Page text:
This has been the year of the guard in Illinois high school boys basketball.
Westmont's Pierre Pierce set a Class A state-tournament-scoring record in leading the Sentinels to fourth place.
Julian's Sean Dockery had the best all-around game of any player in the state with 53 points, 10 rebounds, nine assists and eight steals in a Public League quarterfinal loss to Crane.
Certainly, 6-foot-11-inch, 290-pound Eddy Curry cast a large shadow over the landscape. But it was another guard, Mark Pancratz, who sparked Schaumburg's upset of No. 1-ranked Thornwood and Curry in the Class AA title game last Saturday.
Pierce, Dockery and Crane's Will Bynum head the 2001 Tribune All-State Basketball Team. All three played point guard. On defense, Pierce played more of a forward position, which allowed him to lead his team in rebounds.
Pierce, who could earn a starting spot at Iowa next season, was as close as it gets to a one-man team. The 6-4 leaper with superb court vision averaged 36.3 points, 9.2 rebounds, 5.2 assists and 3.5 steals per game. Numerous times, his teammates had difficulty converting his sharp, no-look passes.
"To be considered one of the top-five players in the state is a great honor for me," Pierce said. "I know a lot of people weren't sure about me because I was a Class A player. But I proved myself last summer at all the high-profile camps, playing against the best players in the nation."
Pierce put on quite a show in Peoria, and Class A Elite Eight fans at Carver Arena and those watching on television admitted he was even better than advertised. He averaged nearly 44 points in the three biggest games of his career.
"I heard there were other coaches and players praising me, and I was thankful for that," Pierce said. "It was a rewarding feeling. People down there were a little shocked, like, `You do all this?"'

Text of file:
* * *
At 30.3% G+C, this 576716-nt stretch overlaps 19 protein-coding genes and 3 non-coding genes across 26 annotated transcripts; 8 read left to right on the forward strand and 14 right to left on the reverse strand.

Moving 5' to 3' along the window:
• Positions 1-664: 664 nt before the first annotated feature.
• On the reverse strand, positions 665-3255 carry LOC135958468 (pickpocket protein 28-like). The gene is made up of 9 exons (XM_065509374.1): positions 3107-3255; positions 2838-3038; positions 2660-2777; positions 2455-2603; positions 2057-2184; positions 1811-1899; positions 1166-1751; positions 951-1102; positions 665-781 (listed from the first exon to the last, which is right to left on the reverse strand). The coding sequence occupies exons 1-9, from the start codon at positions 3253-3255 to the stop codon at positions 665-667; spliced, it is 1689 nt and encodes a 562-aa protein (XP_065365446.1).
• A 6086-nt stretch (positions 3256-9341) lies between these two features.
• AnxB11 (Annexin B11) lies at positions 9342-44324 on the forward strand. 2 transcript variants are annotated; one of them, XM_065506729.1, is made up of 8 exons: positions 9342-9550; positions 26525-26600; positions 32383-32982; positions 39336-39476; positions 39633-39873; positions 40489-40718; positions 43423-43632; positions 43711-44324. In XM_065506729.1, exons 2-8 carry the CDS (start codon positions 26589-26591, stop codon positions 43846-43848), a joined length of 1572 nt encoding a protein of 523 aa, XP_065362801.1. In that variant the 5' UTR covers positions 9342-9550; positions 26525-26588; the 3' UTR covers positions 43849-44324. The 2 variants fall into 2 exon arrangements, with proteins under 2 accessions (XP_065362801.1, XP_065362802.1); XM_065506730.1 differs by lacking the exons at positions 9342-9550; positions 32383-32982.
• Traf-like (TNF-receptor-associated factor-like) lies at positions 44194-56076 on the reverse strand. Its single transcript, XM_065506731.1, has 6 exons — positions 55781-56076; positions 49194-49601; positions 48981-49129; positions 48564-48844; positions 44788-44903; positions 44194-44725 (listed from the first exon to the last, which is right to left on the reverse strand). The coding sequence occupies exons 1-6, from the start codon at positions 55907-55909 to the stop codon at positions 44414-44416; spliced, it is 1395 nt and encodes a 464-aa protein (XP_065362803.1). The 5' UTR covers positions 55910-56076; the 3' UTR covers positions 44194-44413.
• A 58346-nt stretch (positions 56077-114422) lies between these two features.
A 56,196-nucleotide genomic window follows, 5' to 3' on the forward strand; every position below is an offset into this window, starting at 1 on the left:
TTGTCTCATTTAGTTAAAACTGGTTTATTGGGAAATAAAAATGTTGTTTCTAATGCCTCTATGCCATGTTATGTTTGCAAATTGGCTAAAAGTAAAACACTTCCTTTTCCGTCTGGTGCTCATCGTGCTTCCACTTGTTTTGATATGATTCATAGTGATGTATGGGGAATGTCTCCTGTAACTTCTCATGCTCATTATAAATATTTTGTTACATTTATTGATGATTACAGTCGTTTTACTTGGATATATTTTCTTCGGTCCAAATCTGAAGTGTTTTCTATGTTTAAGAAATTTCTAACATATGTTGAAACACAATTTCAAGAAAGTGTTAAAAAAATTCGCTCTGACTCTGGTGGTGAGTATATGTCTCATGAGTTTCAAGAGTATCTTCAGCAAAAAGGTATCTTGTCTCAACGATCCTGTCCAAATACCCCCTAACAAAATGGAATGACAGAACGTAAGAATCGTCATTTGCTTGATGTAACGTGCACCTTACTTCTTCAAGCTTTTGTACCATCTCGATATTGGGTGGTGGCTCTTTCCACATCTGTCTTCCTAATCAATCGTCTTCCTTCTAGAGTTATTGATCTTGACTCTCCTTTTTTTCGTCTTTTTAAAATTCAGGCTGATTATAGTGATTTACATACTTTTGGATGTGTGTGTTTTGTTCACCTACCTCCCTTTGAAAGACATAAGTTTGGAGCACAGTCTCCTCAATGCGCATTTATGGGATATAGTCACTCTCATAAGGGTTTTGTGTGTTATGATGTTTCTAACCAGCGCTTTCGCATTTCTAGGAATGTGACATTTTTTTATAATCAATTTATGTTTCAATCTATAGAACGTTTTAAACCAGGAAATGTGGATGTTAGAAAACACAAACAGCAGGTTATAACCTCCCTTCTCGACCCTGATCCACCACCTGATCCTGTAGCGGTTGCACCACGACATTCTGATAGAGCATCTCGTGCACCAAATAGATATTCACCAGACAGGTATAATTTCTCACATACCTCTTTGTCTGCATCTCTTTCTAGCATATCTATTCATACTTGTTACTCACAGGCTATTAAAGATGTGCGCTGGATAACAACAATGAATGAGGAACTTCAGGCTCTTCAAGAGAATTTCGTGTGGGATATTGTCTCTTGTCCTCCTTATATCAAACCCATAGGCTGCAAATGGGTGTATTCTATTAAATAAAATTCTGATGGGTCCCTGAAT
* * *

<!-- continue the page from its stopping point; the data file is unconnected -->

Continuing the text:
The 6-3 Dockery, rated among the nation's top juniors, averaged 21 points, eight rebounds, nine assists and five steals.
"Great players want to play with a great point guard," his coach, Loren Jackson, said. "Sean is such an unselfish kid that a lot of the better players want to play with him. They know if they get open, Sean will deliver the ball. He's not worried about scoring 30 points.
"He makes the other players around him better, just like Isiah Thomas did at St. Joseph and Glenn Rivers at Proviso East. He is also part of this new breed of point guards who can score if needed. But above all else, he has this passion to win.
"I firmly believe Sean is the best junior in the country. If anyone thinks there's somebody better, bring him here. I'll bet my mortgage on Sean--and win."
Bynum added an in-your-face dunk to his repertoire of flashy moves and is ready to begin taking his place next season in Arizona's backcourt legacy.
"He's a shade under 5-11, but with his quickness and 40-inch vertical leap, he can get to the rack anytime he wants to and dunk on anybody," Crane coach Anthony Longstreet said. "He has the body strength of [Miami Heat guard and former Carver star] Tim Hardaway, only he's a better ballhandler than Tim [was at this stage]."
Averaging 22 points, five rebounds, five assists and four steals, Bynum led a sophomore-oriented team to the Public League final.
"His presence alone meant a lot to those younger players," Longstreet said. "He was the difference between us being a good team and a great team. I think he has the talent to go all the way to the top level."
That might be Curry's next step. After averaging 22 points, 10 rebounds and three blocks in leading Thornwood to the state-title game, the two-time All-State center could be among the top-10 picks in the NBA draft.
"We have to remember that Eddy accomplished all this with two and three defenders literally hanging on his arms on almost every play," Thornwood coach Kevin Hayhurst said. "One of Eddy's biggest attributes is that he kept his poise when guys were beating on him."